Bicycles

Battery-free ebike relies on quick-boosting supercapacitor power

Battery-free ebike relies on quick-boosting supercapacitor power
Pi-Pop's third-generation supercap ebike is in production now
Pi-Pop's third-generation supercap ebike is in production now
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Pi-Pop's third-generation supercap ebike is in production now
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Pi-Pop's third-generation supercap ebike is in production now
Unlike a battery that drains after a certain distance, Pi-Pop's supercapacitor keeps charging and discharging throughout the ride
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Unlike a battery that drains after a certain distance, Pi-Pop's supercapacitor keeps charging and discharging throughout the ride
Pi-Pop runs wires from the supercapacitors internally through the frame
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Pi-Pop runs wires from the supercapacitors internally through the frame
In the cockpit of the gen-3 Pi-Pop ebike
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In the cockpit of the gen-3 Pi-Pop ebike
The Pi-Pop bike comes with a large, colorful computer
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The Pi-Pop bike comes with a large, colorful computer
The supercapacitor boxes don't appear much lighter or more compact than an ebike battery, but they do offer other advantages
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The supercapacitor boxes don't appear much lighter or more compact than an ebike battery, but they do offer other advantages
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The French-designed Pi-Pop ebike doesn't look like a hotbed of innovation at first glance. In fact, it looks more like a very basic urban ebike-sharing platform. Those looks are deceiving, however, as the step-through e-wheeler houses a unique electric-assist system that trades out the battery pack found on virtually every other ebike in favor of a more active supercapacitor-boosted system that collects energy on the flats and downhills, delivering it back by way of pedal-assist power during uphill slogs.

Pi-Pop has long looked for a different path to clean, sustainable urban bicycle commuting. Along with releasing three generations of battery-free supercap ebike over the past two years, it's dabbled in the design of a compact chain-free ebike system. Its gen-3 supercapacitor ebike went into production in mid 2023, incorporating evolutionary improvements over the second-generation version that include the addition of a torque sensor, suspension fork and updated component set.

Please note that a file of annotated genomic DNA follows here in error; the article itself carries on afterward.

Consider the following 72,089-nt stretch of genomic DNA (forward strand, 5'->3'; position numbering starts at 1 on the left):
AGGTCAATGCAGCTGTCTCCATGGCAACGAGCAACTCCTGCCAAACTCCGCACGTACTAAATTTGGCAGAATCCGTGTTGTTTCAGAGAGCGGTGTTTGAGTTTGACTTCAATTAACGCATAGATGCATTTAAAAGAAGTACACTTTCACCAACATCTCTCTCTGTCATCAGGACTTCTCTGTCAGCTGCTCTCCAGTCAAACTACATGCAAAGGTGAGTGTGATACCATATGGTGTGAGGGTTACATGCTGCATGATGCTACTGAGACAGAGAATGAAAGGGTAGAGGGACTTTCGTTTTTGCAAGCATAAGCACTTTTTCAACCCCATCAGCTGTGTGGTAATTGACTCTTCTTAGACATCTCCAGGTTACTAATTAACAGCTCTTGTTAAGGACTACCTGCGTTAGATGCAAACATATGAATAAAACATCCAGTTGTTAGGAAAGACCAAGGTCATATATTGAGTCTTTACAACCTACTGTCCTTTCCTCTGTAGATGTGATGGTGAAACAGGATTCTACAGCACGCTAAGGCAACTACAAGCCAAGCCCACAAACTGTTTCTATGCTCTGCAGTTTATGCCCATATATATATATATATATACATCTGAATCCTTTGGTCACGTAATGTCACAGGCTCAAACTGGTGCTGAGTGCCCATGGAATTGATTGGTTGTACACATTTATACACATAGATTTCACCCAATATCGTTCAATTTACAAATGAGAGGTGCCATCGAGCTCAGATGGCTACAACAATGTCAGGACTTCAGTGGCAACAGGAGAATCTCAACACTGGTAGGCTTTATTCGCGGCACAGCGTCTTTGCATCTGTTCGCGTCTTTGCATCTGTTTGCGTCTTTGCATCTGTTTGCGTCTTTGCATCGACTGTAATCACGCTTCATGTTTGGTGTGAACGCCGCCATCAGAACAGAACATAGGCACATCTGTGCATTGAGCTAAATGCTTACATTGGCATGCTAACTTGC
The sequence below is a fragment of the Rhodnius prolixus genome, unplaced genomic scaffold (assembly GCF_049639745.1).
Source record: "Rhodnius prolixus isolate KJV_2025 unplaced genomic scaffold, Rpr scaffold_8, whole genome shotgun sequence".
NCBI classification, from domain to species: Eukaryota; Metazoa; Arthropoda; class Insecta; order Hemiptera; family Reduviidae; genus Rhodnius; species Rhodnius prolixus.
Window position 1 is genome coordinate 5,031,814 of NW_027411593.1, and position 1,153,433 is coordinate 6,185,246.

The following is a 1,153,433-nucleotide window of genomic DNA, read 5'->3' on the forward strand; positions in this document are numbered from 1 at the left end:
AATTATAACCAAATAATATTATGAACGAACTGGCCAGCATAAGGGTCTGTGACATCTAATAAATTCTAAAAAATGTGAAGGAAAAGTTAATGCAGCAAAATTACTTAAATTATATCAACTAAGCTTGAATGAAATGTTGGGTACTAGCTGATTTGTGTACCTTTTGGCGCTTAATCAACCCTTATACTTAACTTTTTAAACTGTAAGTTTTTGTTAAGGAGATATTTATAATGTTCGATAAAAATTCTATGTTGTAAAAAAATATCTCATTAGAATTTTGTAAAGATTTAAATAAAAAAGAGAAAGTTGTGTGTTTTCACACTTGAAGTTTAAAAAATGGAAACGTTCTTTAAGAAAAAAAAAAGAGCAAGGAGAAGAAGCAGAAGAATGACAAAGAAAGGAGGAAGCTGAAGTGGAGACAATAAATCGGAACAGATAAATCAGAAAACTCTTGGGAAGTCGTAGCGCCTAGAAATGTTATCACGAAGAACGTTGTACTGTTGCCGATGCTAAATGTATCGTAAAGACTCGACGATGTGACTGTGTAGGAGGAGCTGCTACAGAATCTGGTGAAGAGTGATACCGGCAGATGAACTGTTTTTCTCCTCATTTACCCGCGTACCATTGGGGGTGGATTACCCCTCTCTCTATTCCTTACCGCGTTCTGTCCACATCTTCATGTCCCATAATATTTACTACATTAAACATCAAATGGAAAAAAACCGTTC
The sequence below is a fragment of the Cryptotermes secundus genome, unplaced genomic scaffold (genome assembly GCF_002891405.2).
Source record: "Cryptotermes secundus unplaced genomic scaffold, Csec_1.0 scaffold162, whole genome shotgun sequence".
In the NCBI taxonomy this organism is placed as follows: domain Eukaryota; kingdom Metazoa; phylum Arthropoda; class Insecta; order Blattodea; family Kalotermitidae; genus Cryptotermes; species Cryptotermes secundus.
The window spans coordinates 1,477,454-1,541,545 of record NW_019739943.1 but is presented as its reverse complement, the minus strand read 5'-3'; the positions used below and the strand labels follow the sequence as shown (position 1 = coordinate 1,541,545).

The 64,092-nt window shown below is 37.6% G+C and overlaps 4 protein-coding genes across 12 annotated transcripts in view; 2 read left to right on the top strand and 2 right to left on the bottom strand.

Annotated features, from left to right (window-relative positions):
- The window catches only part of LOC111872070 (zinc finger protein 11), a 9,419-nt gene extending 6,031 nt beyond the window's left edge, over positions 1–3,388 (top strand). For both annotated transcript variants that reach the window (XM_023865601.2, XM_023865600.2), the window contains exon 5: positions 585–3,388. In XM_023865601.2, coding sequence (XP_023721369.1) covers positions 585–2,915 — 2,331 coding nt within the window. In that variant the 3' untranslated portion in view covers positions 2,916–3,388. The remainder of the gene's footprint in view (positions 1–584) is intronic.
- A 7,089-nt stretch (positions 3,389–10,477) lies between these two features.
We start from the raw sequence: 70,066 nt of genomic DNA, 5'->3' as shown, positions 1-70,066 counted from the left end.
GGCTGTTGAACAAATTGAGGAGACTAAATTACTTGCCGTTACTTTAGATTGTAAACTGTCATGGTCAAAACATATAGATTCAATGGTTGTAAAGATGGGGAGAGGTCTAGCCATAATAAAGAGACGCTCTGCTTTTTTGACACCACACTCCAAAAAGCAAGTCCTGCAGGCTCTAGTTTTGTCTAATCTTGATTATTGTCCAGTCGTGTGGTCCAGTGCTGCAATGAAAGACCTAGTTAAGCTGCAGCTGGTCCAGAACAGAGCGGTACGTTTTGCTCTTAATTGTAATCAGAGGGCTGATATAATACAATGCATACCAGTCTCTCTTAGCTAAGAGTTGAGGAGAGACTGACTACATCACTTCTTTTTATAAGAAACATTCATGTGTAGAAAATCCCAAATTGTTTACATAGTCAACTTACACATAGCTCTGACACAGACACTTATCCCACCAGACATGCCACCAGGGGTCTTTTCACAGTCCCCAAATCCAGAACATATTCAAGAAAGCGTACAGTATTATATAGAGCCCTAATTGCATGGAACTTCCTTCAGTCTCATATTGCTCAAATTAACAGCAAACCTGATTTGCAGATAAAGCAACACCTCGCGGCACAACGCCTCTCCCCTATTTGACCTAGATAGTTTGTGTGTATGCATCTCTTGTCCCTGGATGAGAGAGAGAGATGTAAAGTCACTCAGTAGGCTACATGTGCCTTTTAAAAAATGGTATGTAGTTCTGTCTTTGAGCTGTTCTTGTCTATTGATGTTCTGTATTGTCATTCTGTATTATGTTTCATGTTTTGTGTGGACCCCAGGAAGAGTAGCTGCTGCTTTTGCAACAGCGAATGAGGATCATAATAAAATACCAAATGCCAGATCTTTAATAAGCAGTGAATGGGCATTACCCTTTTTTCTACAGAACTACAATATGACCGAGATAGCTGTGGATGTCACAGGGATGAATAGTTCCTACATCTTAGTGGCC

Instead of using a battery pack that charges via hookup to the grid, Pi-Pop's electric bike stores and dispenses power more rapidly through the ups and downs of the ride. Its hardware siphons off energy from rider pedaling and regenerative braking, converts it into electricity and sends it to the supercapacitors stored in the long boxes that flank the rear rack. The impact on flat sections is designed to be minimal so as not to penalize the rider with noticeably difficult pedaling, and energy generation increases during downhill coasting and maxes out when the rider is actively braking.

Unlike a battery that drains after a certain distance, Pi-Pop's supercapacitor keeps charging and discharging throughout the ride
Unlike a battery that drains after a certain distance, Pi-Pop's supercapacitor keeps charging and discharging throughout the ride

The stored electricity is automatically and immediately discharged when the rider starts pedaling uphill, providing up to 250 watts of electric pedal assistance to ease the climb. The whole charge/discharge process happens automatically through the ups, downs and flats, managed via sensors.

The first potential advantage that comes to mind when eliminating the battery from an ebike design is less weight and bulk, but Pi-Pop makes no mention of weight savings and the 48-lb (21.7-kg) bike definitely doesn't win any "world's lightest" awards. The long supercapacitor boxes don't look any sleeker than a modern battery pack, either.

The supercapacitor boxes don't appear much lighter or more compact than an ebike battery, but they do offer other advantages
The supercapacitor boxes don't appear much lighter or more compact than an ebike battery, but they do offer other advantages